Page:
By Norman Miller/Daily News staff
Usually, if I really want to go to a top-flight beer bar, Boston is the place to be.
With plentiful selections of craft beers on tap and in bottles, it seems like there’s a good bar on almost every block.
But, I don’t always like driving to Boston. I don’t like dealing with parking, traffic and people.
Luckily, there is an option in Massachusetts’ second biggest city. The Dive Bar in Worcester offers more than enough good brews to make any beer lover happy.
Tucked in a corner at the intersection of Green and Temple streets, the Dive has 16 beers on tap and another 80 to 100 bottles available.
“I’ve always been a beer nut,” said owner Alec Lopez. “I’m in it because it’s where my passion lies. Money’s secondary for me. I don’t keep something on tap because it sells well. It’s nice to not have it be about money.”
The Dive Bar opened in 1995, and Lopez worked there as a bartender for about five years.
The bar was much different then, Lopez said. It served the college crowd, with a lot of young people coming in, drinking heavily and then leaving.
In 2003, Stuff magazine named the Dive Bar one of the top dive bars in the country, and the magazine remains on the wall to commemorate the achievement.
About four years ago, Lopez bought out one of the owners and started working on turning the small bar into a destination for drinkers of better beer, a daunting task in a city known more for the type of bar the Dive used to be.
“I wasn’t sure how it would go, with Worcester being Worcester,” he said. “I slowly started bringing in good beer and slowly moving out mass-produced beer. Worcester kind of surprised me. The bar is doing amazingly well. We had our most profitable year in 2007.”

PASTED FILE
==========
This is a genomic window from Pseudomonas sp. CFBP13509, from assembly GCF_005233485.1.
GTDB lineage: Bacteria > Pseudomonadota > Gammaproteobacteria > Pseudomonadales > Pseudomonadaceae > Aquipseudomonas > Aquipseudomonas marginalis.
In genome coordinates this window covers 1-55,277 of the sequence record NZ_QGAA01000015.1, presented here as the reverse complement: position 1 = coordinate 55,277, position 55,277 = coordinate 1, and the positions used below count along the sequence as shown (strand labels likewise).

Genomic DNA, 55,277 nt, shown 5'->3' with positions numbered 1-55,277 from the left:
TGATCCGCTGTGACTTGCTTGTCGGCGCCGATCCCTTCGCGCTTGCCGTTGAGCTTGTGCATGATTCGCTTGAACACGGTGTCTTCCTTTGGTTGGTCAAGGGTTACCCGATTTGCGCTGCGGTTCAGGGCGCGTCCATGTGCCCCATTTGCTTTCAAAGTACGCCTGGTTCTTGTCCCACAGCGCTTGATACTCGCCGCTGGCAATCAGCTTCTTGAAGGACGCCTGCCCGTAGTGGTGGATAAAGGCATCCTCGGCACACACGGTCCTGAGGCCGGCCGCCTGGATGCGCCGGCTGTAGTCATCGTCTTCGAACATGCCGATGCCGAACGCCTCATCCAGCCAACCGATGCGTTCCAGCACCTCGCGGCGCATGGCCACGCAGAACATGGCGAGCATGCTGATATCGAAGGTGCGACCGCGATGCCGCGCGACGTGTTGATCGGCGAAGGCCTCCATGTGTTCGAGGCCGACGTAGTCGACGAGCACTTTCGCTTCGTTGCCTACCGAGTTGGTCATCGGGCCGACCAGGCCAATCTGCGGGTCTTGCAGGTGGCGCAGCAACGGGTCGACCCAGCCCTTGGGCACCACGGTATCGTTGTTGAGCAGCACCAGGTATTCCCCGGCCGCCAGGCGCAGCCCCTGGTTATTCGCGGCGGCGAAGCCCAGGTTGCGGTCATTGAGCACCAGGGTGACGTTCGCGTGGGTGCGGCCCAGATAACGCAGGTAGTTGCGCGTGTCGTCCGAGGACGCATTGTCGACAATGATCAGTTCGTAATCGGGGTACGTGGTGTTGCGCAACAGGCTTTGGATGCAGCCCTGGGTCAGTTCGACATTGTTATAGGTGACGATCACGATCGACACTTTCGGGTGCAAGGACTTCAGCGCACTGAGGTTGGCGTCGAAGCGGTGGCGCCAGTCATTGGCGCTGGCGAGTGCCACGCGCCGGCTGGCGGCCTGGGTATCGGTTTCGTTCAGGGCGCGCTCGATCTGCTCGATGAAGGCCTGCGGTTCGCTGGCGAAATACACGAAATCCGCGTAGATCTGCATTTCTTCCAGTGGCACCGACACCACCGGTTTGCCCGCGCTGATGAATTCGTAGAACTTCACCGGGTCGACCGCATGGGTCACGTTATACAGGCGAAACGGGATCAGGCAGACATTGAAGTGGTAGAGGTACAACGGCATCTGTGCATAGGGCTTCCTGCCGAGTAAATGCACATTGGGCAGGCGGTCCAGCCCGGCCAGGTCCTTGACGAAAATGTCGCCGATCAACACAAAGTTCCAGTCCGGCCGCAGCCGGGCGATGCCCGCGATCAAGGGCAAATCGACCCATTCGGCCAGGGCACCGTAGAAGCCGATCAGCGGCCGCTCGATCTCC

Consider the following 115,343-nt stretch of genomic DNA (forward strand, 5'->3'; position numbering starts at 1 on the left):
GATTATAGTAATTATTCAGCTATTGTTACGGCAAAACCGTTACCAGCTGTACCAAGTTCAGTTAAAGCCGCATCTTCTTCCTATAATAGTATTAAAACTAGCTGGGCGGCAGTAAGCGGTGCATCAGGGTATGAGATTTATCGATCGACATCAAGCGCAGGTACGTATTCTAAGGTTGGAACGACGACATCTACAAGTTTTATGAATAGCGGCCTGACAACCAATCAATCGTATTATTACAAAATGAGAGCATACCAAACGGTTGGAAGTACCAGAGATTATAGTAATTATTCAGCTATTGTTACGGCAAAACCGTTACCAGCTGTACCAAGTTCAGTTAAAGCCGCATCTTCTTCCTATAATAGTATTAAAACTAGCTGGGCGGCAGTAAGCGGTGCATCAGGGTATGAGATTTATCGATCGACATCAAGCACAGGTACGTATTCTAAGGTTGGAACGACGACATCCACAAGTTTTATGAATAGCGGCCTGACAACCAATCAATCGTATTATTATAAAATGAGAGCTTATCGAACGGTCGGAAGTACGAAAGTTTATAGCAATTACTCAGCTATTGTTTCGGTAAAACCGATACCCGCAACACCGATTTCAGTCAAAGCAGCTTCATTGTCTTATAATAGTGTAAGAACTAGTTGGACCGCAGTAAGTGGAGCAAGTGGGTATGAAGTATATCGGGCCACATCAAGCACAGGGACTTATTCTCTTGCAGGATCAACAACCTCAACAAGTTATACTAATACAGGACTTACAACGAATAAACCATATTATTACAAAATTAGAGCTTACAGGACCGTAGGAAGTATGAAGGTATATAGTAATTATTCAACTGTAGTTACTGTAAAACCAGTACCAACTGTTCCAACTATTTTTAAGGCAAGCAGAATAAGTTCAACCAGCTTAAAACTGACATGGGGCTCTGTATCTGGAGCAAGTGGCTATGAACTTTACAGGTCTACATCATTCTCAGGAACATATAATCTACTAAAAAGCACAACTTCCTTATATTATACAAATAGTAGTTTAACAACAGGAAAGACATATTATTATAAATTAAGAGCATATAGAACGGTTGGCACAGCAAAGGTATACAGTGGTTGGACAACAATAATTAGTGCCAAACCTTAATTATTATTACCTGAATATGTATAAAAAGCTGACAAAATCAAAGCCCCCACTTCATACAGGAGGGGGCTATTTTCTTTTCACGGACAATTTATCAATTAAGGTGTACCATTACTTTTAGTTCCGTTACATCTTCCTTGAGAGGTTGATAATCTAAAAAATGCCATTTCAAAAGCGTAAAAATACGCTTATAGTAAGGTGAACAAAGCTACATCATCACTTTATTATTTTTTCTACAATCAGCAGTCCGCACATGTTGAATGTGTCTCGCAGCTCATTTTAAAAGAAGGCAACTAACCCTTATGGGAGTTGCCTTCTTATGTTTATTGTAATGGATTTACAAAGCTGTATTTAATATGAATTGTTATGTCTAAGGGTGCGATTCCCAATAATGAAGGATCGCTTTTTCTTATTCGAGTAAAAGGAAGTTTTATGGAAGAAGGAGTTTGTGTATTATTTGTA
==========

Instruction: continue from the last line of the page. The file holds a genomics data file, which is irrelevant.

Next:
The best way to describe the bar: It’s just a cool place to hang out. It’s small and dark with a long wooden bar. The tap list is written on a chalkboard behind the bar.
There’s two small televisions. No food is served. The walls are decorated with a mixture of oceanic-themed knickknacks and brewery stuff.
“It’s like a pawn shop,” said Lopez. “The Dive Bar was a concept of the original two owners’ love of Key West. The nautical stuff comes from that. I’m an avid diver. I surf and I boat, and I love the idea of that stuff.”
But, the real star of the Dive Bar is the beer.
On a recent trip, the beers on tap included St. Bernardus Prior 8 from Belgium, Southern Tier’s Choklat from New York, Great Divide’s Titan India Pale Ale from Colorado, Ephemere’s Apple Ale from Canada and Lagunitas’ Hop Stoopid from California.
The tap list price ranged from $5 to $8, and all of the beers were served in the proper glassware.
Bottled beer included Bear Republic’s Racer 5 of California, Pizza Port’s Hop 15 from California, Dogfish Head’s 120 Minute IPA from Delaware and Victory Brewing’s V-12 from Pennsylvania.
“It’s very rare I bring a beer in that I don’t like,” said Lopez. “If you notice, during the wintertime, my beer selection becomes very heavy-handed. I guess the bar is a reflection of me.”
Two breweries commonly on tap at the Dive are Berkshire Brewing Company of South Deerfield and Allagash of Portland, Maine.
Thursday night is a special night at the Dive Bar. Each Thursday, there is a new beer tapped that is cask conditioned. Cask-conditioned beers are unfiltered, unpasteurized and still contain live yeast.
Also, each Thursday the Dive Bar features live music, provided by drummer Duncan Arsenault and a variety of other musicians.
The bar will continue to morph, Lopez said. He is currently phasing out mass-produced liquors and will bring in liquors from small-batch distilleries.
This summer, Lopez plans to add food and open a beer garden in the bar’s rear parking lot. The plan is to have seating for 60 people with wrought iron tables and umbrellas.
“We want to make it feel like you’re not in the city,” he said.
The Dive Bar, 34 Green St., is open seven days a week from 5:30 p.m. to 2 a.m.